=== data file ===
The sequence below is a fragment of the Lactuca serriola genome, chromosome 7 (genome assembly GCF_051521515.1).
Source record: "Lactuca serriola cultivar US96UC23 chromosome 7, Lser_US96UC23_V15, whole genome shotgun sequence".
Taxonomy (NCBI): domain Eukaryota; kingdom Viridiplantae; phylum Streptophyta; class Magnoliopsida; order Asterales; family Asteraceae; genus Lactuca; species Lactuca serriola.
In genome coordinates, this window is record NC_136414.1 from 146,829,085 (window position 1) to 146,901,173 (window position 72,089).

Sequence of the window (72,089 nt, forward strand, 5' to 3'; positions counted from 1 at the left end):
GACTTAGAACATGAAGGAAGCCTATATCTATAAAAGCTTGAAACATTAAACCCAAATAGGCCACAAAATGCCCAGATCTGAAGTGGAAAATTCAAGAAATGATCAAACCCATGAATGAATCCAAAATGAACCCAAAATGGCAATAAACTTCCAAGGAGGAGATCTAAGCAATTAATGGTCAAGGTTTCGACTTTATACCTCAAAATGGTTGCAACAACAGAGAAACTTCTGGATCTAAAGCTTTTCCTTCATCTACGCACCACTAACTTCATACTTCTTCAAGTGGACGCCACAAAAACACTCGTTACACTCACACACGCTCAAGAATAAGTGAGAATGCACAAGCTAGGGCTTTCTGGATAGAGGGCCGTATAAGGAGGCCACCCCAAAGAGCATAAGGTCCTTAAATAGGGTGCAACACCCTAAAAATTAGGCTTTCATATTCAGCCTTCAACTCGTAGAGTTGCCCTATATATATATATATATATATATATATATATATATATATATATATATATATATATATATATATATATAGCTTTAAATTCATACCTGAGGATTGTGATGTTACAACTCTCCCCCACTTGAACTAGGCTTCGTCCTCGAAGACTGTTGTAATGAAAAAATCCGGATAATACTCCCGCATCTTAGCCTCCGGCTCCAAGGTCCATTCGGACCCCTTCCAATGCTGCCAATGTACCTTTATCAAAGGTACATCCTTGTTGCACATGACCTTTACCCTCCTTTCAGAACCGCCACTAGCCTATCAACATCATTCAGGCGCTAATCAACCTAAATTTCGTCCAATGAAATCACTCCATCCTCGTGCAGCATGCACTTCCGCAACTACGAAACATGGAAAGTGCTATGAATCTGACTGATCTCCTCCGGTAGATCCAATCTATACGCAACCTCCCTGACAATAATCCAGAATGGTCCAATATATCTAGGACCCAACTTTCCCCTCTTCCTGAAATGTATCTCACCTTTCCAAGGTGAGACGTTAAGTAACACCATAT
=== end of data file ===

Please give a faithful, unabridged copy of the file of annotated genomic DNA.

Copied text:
The sequence below is a fragment of the Lactuca serriola genome, chromosome 7 (genome assembly GCF_051521515.1).
Source record: "Lactuca serriola cultivar US96UC23 chromosome 7, Lser_US96UC23_V15, whole genome shotgun sequence".
Taxonomy (NCBI): domain Eukaryota; kingdom Viridiplantae; phylum Streptophyta; class Magnoliopsida; order Asterales; family Asteraceae; genus Lactuca; species Lactuca serriola.
In genome coordinates, this window is record NC_136414.1 from 146,829,085 (window position 1) to 146,901,173 (window position 72,089).

Sequence of the window (72,089 nt, forward strand, 5' to 3'; positions counted from 1 at the left end):
GACTTAGAACATGAAGGAAGCCTATATCTATAAAAGCTTGAAACATTAAACCCAAATAGGCCACAAAATGCCCAGATCTGAAGTGGAAAATTCAAGAAATGATCAAACCCATGAATGAATCCAAAATGAACCCAAAATGGCAATAAACTTCCAAGGAGGAGATCTAAGCAATTAATGGTCAAGGTTTCGACTTTATACCTCAAAATGGTTGCAACAACAGAGAAACTTCTGGATCTAAAGCTTTTCCTTCATCTACGCACCACTAACTTCATACTTCTTCAAGTGGACGCCACAAAAACACTCGTTACACTCACACACGCTCAAGAATAAGTGAGAATGCACAAGCTAGGGCTTTCTGGATAGAGGGCCGTATAAGGAGGCCACCCCAAAGAGCATAAGGTCCTTAAATAGGGTGCAACACCCTAAAAATTAGGCTTTCATATTCAGCCTTCAACTCGTAGAGTTGCCCTATATATATATATATATATATATATATATATATATATATATATATATATATATATATATATATATATAGCTTTAAATTCATACCTGAGGATTGTGATGTTACAACTCTCCCCCACTTGAACTAGGCTTCGTCCTCGAAGACTGTTGTAATGAAAAAATCCGGATAATACTCCCGCATCTTAGCCTCCGGCTCCAAGGTCCATTCGGACCCCTTCCAATGCTGCCAATGTACCTTTATCAAAGGTACATCCTTGTTGCACATGACCTTTACCCTCCTTTCAGAACCGCCACTAGCCTATCAACATCATTCAGGCGCTAATCAACCTAAATTTCGTCCAATGAAATCACTCCATCCTCGTGCAGCATGCACTTCCGCAACTACGAAACATGGAAAGTGCTATGAATCTGACTGATCTCCTCCGGTAGATCCAATCTATACGCAACCTCCCTGACAATAATCCAGAATGGTCCAATATATCTAGGACCCAACTTTCCCCTCTTCCTGAAATGTATCTCACCTTTCCAAGGTGAGACGTTAAGTAACACCATAT